Coronavirus: NI ‘could see 1,500 deaths’ in first Covid-19 wave
Northern Ireland could see 1,500 deaths in the first 20 weeks of the Covid-19 pandemic, the health minister has said.
Earlier this month, experts warned there could be 3,000 deaths in NI in the initial wave of the outbreak.
Robin Swann said the revised modelling was a “clear indication” that lockdown restrictions were working.
He reported another 13 more coronavirus-related deaths, bringing the total number recorded by the Public Health Agency in NI to 207.
In the UK, a further 449 deaths in hospitals have been recorded since Sunday, bringing the total number of deaths across the UK to 16,509.
In the Republic of Ireland the number of deaths announced was the highest so far at 77, bringing the total to 687.
Fifty-six care homes in Northern Ireland have now been affected by Covid-19.
A daily dashboard, launched by the Department of Health on Sunday indicated there were cases of coronavirus in 53 care homes in Northern Ireland. When it was updated on Monday, that figure rose to 56.
Across Northern Ireland, there are 484 care homes, with a total of 16,000 beds.
‘It will end – but not yet’
Last month, the Department of Health said that in the case of an 80% infection rate, the NI death toll could be in the region of 14,000 – but the figure had later been revised down to 3,000.
At Monday’s executive’s daily press conference, the minister said this latest “significant” revision down to 1,500 deaths – which includes hospital deaths and deaths in the community – was not a prediction or a forecast, but pointed to the impact of social distancing actions being taken by the public.
“It is because of the actions of the people of Northern Ireland taking responsibility, and doing their part in how we combat Covid-19,” said Mr Swann.
He urged people in Northern Ireland to show “patience and caution”.
“I know people are looking for signs of hope that this will end soon, that it is all worthwhile.
“It will end – but not yet.
“We’ve come a long way but we still have a long way to go.”
The Chief Medical Officer, Dr Michael McBride, said it was premature to suggest Northern Ireland was “through the worst of this”.
“Any relaxation of measures, or an inability of the public to stick with those and we will rapidly see a re-emergence of this virus and we will then see the health service come under pressure,” said Dr McBride.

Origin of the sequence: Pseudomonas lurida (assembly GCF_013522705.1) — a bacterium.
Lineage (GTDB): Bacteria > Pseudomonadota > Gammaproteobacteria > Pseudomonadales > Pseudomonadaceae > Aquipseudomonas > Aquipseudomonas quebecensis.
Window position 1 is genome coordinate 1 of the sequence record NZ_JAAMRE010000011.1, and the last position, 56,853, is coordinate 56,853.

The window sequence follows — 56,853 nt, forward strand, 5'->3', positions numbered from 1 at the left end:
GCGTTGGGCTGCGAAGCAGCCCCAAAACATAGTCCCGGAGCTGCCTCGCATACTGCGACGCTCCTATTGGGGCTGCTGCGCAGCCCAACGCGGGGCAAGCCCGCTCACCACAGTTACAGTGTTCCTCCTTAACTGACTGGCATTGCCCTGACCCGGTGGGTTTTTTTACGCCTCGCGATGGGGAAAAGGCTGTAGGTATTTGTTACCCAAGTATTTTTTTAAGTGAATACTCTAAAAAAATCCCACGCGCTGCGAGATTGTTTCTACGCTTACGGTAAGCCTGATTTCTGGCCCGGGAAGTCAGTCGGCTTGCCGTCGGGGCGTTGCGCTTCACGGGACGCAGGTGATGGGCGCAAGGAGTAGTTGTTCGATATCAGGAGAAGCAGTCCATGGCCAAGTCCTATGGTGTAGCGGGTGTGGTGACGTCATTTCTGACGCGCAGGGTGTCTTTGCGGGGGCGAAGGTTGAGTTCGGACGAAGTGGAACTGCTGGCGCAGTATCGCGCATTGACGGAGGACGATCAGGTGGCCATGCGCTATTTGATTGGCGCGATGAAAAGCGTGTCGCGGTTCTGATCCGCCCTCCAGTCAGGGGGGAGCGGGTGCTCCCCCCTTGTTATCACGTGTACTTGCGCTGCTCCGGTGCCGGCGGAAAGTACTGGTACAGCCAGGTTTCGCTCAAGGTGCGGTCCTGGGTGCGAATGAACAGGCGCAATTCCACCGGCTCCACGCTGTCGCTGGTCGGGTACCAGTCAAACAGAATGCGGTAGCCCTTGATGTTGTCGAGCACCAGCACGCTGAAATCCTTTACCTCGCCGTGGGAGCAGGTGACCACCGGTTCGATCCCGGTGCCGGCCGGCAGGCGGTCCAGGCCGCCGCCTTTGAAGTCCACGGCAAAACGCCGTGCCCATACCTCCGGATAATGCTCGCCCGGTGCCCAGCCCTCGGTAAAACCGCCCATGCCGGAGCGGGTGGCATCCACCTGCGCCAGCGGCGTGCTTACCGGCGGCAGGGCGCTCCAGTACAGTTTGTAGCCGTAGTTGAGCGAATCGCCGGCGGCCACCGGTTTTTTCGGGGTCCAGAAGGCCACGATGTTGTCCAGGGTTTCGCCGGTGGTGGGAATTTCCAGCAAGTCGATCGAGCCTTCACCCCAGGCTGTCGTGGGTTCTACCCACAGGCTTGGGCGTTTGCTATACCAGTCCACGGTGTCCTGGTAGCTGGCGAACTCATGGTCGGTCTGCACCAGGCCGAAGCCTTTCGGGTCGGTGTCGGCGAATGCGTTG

Mr Swann also said there were 40 Covid patients in ICU on Monday, and that on Sunday there were a further 88 Covid-related admissions to hospital.
He said older people had to be especially careful “because every one of them is a valued and cherished member of this society”.
Speaking on Monday, Dr Tom Black, the Northern Ireland chair of the British Medical Association (BMA), said hospital admissions had “hopefully passed the peak”.
But he added we were not past the peak of the deaths.
“In terms of the admissions, we’re hopefully passed the peak of the curve. We’re not past the peak of the deaths, that takes another 10 days,” he said.
Dr Black’s comments were echoed by Dr Thelma Craig, a respiratory consultant working in Belfast’s Mater Hospital.
Dr Craig featured in a recent video from the Belfast Health Trust, in which she and her colleagues pleaded with the public to stay at home to prevent the spread of Covid-19.
She said she is “hopeful” that the first peak of hospital admissions has passed in Northern Ireland, after witnessing the numbers of patients who need beds falling over the past week.
“We are still seeing patients being admitted through A&E, we are still seeing very fit patients and we are still referring patients to intensive care, but the numbers have reduced,” Dr Craig told the BBC’s Evening Extra programme.
However, Dr Craig warned that “further peaks” are expected when social distancing measures are relaxed and she said medics have to be prepared for further waves of infection.
‘Sufficient ICU beds’
On Monday, there were 40 patients who had tested positive for, or were suspected of having, Covid-19 in intensive care units (ICU) across Northern Ireland, with 34 ICU beds available.
There were also 39 non-Covid patients being treated in ICU beds across Northern Ireland.
In a statement to BBC News NI on Sunday, a spokesperson for the Department of Health said that under its Covid-19 surge plan, there are additional ICU beds available should they be required.
“At this point in time the number of available ICU beds is sufficient to cope with the demand,” the spokesperson added.
In other developments:
A government pay scheme to keep staff on the payroll despite not working due to coronavirus has gone live, with 67,000 claims being made in the first 30 minutes
Sinn Féin has indicated that businesses in Northern Ireland will get more help with their rates
Translink has installed cough screens at several of its train stations
Aerospace company Bombardier has said it is planning to start bringing staff back progressively from 27 April
The UK is gearing up to use the blood of coronavirus survivors to treat hospital patients ill with the disease